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EMMC Agreement with Union Nurses Averts Planned Two-Day Strike

BANGOR, Maine - Nurses at Eastern Maine Medical Center have reached a tentative contract agreement with management, averting a scheduled two-day strike. The deal addresses staffing shortages at the hospital, a sticking point throughout negotiations.

Those talks began back in April, and for months, there was little movement, especially on the issue of staffing. In early June, more than 800 members of the Maine State Nurses Association, National Nurses Organizing Committee, and National Nurses United voted to authorize a two-day strike.

And as of late last week, hospital management was bracing for the walkout, scheduled for July 13 and 14. But in the early hours of Wednesday morning, negotiators finally reached a deal.

"We were always hopeful that we would get to this point," says Vanessa Sylvester, who is with the Maine State Nurses Association. Sylvester says that, although it took a while, the negotiations and tentative agreement leave nurses and the patients they care for in a stronger, safer position.

"The union was able to win improvements in staffing, including an additional 30 RNs to address some of the shortages," Sylvester says. "We also won improvements in salary and protection of health benefits." Sylvester would not talk more specifically about the wage and salary terms, pending a vote on the agreement by rank-and-file nurses.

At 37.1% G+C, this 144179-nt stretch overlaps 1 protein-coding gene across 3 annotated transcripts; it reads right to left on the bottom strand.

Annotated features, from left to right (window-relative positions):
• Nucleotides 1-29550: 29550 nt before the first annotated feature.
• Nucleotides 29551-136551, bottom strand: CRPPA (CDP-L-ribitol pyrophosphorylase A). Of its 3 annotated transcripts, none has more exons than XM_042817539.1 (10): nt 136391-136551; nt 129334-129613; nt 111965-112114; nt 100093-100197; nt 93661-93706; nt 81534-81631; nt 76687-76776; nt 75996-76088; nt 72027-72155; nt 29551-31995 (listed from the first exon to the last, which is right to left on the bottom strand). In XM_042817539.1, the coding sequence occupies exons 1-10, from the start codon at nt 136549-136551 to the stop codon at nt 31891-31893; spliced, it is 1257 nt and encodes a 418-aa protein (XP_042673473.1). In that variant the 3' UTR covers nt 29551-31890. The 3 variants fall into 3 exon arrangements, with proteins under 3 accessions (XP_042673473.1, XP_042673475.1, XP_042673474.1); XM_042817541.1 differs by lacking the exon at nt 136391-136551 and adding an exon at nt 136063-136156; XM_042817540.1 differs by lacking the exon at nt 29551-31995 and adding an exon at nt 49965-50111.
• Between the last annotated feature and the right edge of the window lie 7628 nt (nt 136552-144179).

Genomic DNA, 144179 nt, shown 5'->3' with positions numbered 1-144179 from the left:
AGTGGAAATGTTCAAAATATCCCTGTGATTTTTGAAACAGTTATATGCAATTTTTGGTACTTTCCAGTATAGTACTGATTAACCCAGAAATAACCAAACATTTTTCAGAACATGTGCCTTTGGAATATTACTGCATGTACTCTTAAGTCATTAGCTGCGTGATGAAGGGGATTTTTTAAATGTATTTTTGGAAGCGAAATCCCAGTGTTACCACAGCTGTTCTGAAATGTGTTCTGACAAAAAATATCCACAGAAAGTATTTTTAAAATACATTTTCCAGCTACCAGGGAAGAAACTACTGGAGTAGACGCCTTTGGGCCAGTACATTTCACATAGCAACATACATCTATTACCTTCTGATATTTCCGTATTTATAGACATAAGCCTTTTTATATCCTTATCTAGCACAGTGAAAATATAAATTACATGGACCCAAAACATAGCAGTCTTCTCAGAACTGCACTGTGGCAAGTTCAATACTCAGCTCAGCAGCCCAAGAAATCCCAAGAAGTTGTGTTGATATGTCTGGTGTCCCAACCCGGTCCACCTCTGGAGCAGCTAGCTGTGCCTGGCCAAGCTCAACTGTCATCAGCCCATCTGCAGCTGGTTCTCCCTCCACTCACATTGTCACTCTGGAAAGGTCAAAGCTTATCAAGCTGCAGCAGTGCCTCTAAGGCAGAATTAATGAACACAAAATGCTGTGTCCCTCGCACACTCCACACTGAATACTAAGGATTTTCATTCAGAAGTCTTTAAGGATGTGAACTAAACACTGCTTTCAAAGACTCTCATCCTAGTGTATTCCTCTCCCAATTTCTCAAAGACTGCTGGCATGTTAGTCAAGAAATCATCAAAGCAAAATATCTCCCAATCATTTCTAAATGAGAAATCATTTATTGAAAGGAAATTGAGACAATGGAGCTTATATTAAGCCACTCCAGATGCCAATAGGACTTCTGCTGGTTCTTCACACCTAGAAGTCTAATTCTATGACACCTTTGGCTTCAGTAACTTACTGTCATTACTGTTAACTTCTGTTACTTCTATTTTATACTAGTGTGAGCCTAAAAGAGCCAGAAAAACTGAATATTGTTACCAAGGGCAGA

As for the staffing issues, EMMC Vice President and Chief Nursing Officer Deborah Sanford says the 30 additional positions are in the hospital's supplemental staffing department and were signed off on three months ago.

"We did commit to adding a resource nurse on each unit," Sanford says. "Each in-patient department will have one additional nurse 12 hours a day to help during that busy time."

But Sanford says the union didn't get everything it wanted on staffing. "What the agreement doesn't do is have some mandatory ratios in it that the union was looking for," she says.

But Vanessa Sylvester says it still offers enough additional staffing to allow nurses to give high quality care to their patients. "Nurses want to be able to provide the kind of care to their patients that they would want to provide for their loved ones," she says. "So we are very grateful for the support of the community and our membership throughout this."

The two-day strike has been called off. Sylvester says the unions will have more to say about the deal after members vote on it on Friday.